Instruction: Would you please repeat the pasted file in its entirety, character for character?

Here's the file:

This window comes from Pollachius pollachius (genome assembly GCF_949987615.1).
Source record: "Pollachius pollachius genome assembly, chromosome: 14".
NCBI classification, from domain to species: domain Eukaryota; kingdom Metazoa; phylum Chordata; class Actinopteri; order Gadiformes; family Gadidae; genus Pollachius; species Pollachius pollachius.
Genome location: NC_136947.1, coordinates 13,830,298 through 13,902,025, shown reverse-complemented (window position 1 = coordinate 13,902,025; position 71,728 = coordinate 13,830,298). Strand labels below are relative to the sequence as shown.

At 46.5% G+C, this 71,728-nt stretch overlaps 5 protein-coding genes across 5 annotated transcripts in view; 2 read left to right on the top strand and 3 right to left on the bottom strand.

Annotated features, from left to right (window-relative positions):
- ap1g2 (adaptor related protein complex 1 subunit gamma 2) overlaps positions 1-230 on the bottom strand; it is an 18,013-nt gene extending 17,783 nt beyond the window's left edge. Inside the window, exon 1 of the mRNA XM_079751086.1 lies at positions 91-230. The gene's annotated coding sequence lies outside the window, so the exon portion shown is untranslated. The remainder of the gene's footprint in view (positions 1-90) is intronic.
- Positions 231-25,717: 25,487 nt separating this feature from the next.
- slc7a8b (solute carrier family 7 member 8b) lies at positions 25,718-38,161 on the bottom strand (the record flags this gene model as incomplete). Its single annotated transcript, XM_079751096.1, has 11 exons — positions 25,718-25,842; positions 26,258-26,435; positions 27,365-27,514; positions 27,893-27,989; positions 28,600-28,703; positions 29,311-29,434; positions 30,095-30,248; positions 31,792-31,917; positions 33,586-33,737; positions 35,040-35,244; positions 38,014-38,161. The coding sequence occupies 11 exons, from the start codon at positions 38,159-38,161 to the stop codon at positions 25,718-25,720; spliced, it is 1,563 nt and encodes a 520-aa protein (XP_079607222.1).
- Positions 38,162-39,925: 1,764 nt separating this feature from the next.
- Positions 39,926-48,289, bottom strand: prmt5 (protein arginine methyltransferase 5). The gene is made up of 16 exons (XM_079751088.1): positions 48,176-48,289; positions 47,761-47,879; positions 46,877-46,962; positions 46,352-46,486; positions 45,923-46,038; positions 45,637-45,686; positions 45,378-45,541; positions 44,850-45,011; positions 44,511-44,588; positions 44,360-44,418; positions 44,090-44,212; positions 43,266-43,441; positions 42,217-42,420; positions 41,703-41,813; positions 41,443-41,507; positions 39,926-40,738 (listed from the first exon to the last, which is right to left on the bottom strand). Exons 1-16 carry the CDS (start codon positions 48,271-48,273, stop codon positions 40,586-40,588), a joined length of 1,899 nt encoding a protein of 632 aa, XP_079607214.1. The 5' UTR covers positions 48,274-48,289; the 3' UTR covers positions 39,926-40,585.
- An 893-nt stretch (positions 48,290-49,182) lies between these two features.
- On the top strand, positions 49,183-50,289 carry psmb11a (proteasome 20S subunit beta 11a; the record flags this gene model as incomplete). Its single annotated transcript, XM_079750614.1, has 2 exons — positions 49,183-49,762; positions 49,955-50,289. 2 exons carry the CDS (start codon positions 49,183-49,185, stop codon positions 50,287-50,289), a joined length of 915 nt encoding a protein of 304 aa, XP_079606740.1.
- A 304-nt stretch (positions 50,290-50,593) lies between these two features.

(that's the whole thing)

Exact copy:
This window comes from Pollachius pollachius (genome assembly GCF_949987615.1).
Source record: "Pollachius pollachius genome assembly, chromosome: 14".
NCBI classification, from domain to species: domain Eukaryota; kingdom Metazoa; phylum Chordata; class Actinopteri; order Gadiformes; family Gadidae; genus Pollachius; species Pollachius pollachius.
Genome location: NC_136947.1, coordinates 13,830,298 through 13,902,025, shown reverse-complemented (window position 1 = coordinate 13,902,025; position 71,728 = coordinate 13,830,298). Strand labels below are relative to the sequence as shown.

At 46.5% G+C, this 71,728-nt stretch overlaps 5 protein-coding genes across 5 annotated transcripts in view; 2 read left to right on the top strand and 3 right to left on the bottom strand.

Annotated features, from left to right (window-relative positions):
- ap1g2 (adaptor related protein complex 1 subunit gamma 2) overlaps positions 1-230 on the bottom strand; it is an 18,013-nt gene extending 17,783 nt beyond the window's left edge. Inside the window, exon 1 of the mRNA XM_079751086.1 lies at positions 91-230. The gene's annotated coding sequence lies outside the window, so the exon portion shown is untranslated. The remainder of the gene's footprint in view (positions 1-90) is intronic.
- Positions 231-25,717: 25,487 nt separating this feature from the next.
- slc7a8b (solute carrier family 7 member 8b) lies at positions 25,718-38,161 on the bottom strand (the record flags this gene model as incomplete). Its single annotated transcript, XM_079751096.1, has 11 exons — positions 25,718-25,842; positions 26,258-26,435; positions 27,365-27,514; positions 27,893-27,989; positions 28,600-28,703; positions 29,311-29,434; positions 30,095-30,248; positions 31,792-31,917; positions 33,586-33,737; positions 35,040-35,244; positions 38,014-38,161. The coding sequence occupies 11 exons, from the start codon at positions 38,159-38,161 to the stop codon at positions 25,718-25,720; spliced, it is 1,563 nt and encodes a 520-aa protein (XP_079607222.1).
- Positions 38,162-39,925: 1,764 nt separating this feature from the next.
- Positions 39,926-48,289, bottom strand: prmt5 (protein arginine methyltransferase 5). The gene is made up of 16 exons (XM_079751088.1): positions 48,176-48,289; positions 47,761-47,879; positions 46,877-46,962; positions 46,352-46,486; positions 45,923-46,038; positions 45,637-45,686; positions 45,378-45,541; positions 44,850-45,011; positions 44,511-44,588; positions 44,360-44,418; positions 44,090-44,212; positions 43,266-43,441; positions 42,217-42,420; positions 41,703-41,813; positions 41,443-41,507; positions 39,926-40,738 (listed from the first exon to the last, which is right to left on the bottom strand). Exons 1-16 carry the CDS (start codon positions 48,271-48,273, stop codon positions 40,586-40,588), a joined length of 1,899 nt encoding a protein of 632 aa, XP_079607214.1. The 5' UTR covers positions 48,274-48,289; the 3' UTR covers positions 39,926-40,585.
- An 893-nt stretch (positions 48,290-49,182) lies between these two features.
- On the top strand, positions 49,183-50,289 carry psmb11a (proteasome 20S subunit beta 11a; the record flags this gene model as incomplete). Its single annotated transcript, XM_079750614.1, has 2 exons — positions 49,183-49,762; positions 49,955-50,289. 2 exons carry the CDS (start codon positions 49,183-49,185, stop codon positions 50,287-50,289), a joined length of 915 nt encoding a protein of 304 aa, XP_079606740.1.
- A 304-nt stretch (positions 50,290-50,593) lies between these two features.